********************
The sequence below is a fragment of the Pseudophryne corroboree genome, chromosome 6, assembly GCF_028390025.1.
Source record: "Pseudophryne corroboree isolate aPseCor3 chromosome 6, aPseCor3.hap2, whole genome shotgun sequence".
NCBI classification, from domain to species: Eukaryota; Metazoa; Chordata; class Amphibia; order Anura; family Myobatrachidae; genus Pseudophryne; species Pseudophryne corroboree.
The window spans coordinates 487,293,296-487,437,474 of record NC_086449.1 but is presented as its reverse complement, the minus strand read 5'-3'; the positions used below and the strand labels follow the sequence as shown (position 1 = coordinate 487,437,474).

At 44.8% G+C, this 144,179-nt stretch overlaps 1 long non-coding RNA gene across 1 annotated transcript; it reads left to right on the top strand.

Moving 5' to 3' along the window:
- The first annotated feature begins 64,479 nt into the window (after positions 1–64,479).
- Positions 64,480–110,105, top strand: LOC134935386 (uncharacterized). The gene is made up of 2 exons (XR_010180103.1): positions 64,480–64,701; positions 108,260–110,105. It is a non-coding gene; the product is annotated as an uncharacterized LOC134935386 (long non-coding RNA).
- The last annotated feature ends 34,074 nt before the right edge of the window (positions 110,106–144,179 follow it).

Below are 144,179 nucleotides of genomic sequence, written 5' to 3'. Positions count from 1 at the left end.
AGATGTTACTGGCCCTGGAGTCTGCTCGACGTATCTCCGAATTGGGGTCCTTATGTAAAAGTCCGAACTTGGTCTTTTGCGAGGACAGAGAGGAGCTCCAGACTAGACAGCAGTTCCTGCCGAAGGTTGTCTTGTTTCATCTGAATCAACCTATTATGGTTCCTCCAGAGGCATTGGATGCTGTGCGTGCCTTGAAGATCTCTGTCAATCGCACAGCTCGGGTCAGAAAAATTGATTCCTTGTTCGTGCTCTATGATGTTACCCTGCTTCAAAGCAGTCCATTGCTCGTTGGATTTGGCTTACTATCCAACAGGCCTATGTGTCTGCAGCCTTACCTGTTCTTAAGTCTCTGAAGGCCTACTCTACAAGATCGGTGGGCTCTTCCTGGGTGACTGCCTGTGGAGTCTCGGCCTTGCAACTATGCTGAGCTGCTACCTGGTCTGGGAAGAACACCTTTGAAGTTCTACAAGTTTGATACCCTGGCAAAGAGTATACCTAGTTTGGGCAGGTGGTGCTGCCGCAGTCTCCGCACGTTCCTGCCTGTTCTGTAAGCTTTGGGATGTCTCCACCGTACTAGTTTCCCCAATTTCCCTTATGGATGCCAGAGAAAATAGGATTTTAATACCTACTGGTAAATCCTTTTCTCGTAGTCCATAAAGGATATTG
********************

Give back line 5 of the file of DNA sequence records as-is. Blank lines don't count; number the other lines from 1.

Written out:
At 44.8% G+C, this 144,179-nt stretch overlaps 1 long non-coding RNA gene across 1 annotated transcript; it reads left to right on the top strand.